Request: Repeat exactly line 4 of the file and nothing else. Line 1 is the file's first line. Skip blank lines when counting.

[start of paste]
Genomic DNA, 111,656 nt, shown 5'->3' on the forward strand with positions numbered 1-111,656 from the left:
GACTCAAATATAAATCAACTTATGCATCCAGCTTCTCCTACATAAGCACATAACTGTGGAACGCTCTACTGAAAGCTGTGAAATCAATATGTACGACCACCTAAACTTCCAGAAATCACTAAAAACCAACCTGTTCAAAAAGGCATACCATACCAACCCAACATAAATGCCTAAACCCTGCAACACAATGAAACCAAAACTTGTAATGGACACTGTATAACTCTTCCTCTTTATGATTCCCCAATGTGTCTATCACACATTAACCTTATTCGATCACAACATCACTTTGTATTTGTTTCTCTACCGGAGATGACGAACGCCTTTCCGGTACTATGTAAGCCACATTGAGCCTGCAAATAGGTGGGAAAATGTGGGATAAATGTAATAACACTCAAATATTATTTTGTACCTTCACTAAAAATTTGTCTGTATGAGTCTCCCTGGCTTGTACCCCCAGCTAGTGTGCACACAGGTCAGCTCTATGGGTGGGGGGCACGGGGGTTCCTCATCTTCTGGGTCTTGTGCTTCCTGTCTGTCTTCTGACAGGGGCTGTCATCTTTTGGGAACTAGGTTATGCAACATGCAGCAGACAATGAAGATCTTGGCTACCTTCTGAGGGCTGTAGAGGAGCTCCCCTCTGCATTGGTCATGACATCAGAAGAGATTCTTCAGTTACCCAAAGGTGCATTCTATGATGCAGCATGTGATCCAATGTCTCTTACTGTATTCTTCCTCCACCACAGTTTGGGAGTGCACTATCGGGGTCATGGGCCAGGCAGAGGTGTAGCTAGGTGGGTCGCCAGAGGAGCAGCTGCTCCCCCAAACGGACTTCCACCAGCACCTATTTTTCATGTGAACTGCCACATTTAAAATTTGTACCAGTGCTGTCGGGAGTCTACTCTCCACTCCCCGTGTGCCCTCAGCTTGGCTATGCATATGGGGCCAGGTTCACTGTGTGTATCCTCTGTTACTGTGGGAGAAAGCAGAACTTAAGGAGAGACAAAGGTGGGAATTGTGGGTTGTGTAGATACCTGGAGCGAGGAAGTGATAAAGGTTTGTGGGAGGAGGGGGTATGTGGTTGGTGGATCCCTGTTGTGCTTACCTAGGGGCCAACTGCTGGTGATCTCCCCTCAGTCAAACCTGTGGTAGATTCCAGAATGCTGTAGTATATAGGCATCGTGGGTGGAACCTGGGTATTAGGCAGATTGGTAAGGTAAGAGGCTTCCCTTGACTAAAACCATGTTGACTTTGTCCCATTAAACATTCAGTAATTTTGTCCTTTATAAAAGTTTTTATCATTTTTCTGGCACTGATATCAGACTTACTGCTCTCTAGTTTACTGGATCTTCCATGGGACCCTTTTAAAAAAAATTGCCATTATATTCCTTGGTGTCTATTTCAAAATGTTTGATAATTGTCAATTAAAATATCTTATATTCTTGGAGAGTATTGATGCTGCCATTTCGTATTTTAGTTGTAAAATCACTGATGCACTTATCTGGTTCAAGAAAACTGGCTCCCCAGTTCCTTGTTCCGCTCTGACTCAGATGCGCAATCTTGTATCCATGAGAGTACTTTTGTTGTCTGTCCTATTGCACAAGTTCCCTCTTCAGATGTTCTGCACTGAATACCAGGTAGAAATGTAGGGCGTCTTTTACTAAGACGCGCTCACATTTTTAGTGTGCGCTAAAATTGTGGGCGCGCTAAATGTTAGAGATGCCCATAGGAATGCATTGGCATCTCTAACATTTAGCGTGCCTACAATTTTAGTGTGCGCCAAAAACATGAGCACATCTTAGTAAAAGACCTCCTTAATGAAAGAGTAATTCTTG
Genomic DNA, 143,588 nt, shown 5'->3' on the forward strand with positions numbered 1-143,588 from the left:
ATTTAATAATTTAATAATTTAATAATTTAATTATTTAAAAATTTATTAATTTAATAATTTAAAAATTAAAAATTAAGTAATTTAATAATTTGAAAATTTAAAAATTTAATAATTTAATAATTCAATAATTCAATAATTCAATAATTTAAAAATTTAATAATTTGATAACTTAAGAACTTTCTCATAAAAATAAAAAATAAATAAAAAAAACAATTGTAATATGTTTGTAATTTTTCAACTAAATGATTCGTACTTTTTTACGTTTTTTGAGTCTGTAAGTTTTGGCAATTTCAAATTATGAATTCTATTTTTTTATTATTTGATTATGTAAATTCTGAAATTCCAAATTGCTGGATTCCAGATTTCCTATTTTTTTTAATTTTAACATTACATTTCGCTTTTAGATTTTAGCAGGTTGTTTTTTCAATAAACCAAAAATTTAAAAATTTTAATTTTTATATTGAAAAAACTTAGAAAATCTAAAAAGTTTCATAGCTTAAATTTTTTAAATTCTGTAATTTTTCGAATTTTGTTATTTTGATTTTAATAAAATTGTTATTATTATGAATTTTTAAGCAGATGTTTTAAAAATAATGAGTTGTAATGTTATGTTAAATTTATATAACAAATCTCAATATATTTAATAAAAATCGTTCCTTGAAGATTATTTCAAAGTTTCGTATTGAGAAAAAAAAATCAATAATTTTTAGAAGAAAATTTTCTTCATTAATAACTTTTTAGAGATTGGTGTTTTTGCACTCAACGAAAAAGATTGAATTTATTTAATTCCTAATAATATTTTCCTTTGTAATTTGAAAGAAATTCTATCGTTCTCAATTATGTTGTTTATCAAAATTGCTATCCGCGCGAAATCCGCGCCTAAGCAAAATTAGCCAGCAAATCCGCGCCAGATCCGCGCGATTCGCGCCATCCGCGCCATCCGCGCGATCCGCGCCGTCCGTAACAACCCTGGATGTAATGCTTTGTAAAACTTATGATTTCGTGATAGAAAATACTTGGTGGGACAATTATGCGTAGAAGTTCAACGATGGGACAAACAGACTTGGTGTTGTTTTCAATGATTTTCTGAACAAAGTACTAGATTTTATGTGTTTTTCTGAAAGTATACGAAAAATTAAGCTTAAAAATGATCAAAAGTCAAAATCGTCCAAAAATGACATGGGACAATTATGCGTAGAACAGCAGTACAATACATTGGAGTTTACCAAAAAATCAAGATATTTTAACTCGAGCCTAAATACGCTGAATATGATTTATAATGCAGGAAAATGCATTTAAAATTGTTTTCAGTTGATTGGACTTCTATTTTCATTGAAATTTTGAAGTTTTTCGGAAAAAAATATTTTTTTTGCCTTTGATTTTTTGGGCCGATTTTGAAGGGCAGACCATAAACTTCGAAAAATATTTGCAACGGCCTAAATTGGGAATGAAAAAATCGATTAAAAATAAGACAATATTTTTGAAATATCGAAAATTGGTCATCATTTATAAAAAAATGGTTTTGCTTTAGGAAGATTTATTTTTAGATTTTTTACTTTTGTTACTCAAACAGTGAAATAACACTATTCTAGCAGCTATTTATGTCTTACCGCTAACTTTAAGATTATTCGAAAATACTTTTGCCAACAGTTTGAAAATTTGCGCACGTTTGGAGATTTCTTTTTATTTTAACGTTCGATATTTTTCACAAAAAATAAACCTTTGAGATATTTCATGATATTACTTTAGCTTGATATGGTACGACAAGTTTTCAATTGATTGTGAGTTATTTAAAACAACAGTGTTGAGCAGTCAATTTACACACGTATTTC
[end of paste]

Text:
ATTTAATAATTTAATAATTTAATAATTTAATTATTTAAAAATTTATTAATTTAATAATTTAAAAATTAAAAATTAAGTAATTTAATAATTTGAAAATTTAAAAATTTAATAATTTAATAATTCAATAATTCAATAATTCAATAATTTAAAAATTTAATAATTTGATAACTTAAGAACTTTCTCATAAAAATAAAAAATAAATAAAAAAAACAATTGTAATATGTTTGTAATTTTTCAACTAAATGATTCGTACTTTTTTACGTTTTTTGAGTCTGTAAGTTTTGGCAATTTCAAATTATGAATTCTATTTTTTTATTATTTGATTATGTAAATTCTGAAATTCCAAATTGCTGGATTCCAGATTTCCTATTTTTTTTAATTTTAACATTACATTTCGCTTTTAGATTTTAGCAGGTTGTTTTTTCAATAAACCAAAAATTTAAAAATTTTAATTTTTATATTGAAAAAACTTAGAAAATCTAAAAAGTTTCATAGCTTAAATTTTTTAAATTCTGTAATTTTTCGAATTTTGTTATTTTGATTTTAATAAAATTGTTATTATTATGAATTTTTAAGCAGATGTTTTAAAAATAATGAGTTGTAATGTTATGTTAAATTTATATAACAAATCTCAATATATTTAATAAAAATCGTTCCTTGAAGATTATTTCAAAGTTTCGTATTGAGAAAAAAAAATCAATAATTTTTAGAAGAAAATTTTCTTCATTAATAACTTTTTAGAGATTGGTGTTTTTGCACTCAACGAAAAAGATTGAATTTATTTAATTCCTAATAATATTTTCCTTTGTAATTTGAAAGAAATTCTATCGTTCTCAATTATGTTGTTTATCAAAATTGCTATCCGCGCGAAATCCGCGCCTAAGCAAAATTAGCCAGCAAATCCGCGCCAGATCCGCGCGATTCGCGCCATCCGCGCCATCCGCGCGATCCGCGCCGTCCGTAACAACCCTGGATGTAATGCTTTGTAAAACTTATGATTTCGTGATAGAAAATACTTGGTGGGACAATTATGCGTAGAAGTTCAACGATGGGACAAACAGACTTGGTGTTGTTTTCAATGATTTTCTGAACAAAGTACTAGATTTTATGTGTTTTTCTGAAAGTATACGAAAAATTAAGCTTAAAAATGATCAAAAGTCAAAATCGTCCAAAAATGACATGGGACAATTATGCGTAGAACAGCAGTACAATACATTGGAGTTTACCAAAAAATCAAGATATTTTAACTCGAGCCTAAATACGCTGAATATGATTTATAATGCAGGAAAATGCATTTAAAATTGTTTTCAGTTGATTGGACTTCTATTTTCATTGAAATTTTGAAGTTTTTCGGAAAAAAATATTTTTTTTGCCTTTGATTTTTTGGGCCGATTTTGAAGGGCAGACCATAAACTTCGAAAAATATTTGCAACGGCCTAAATTGGGAATGAAAAAATCGATTAAAAATAAGACAATATTTTTGAAATATCGAAAATTGGTCATCATTTATAAAAAAATGGTTTTGCTTTAGGAAGATTTATTTTTAGATTTTTTACTTTTGTTACTCAAACAGTGAAATAACACTATTCTAGCAGCTATTTATGTCTTACCGCTAACTTTAAGATTATTCGAAAATACTTTTGCCAACAGTTTGAAAATTTGCGCACGTTTGGAGATTTCTTTTTATTTTAACGTTCGATATTTTTCACAAAAAATAAACCTTTGAGATATTTCATGATATTACTTTAGCTTGATATGGTACGACAAGTTTTCAATTGATTGTGAGTTATTTAAAACAACAGTGTTGAGCAGTCAATTTACACACGTATTTC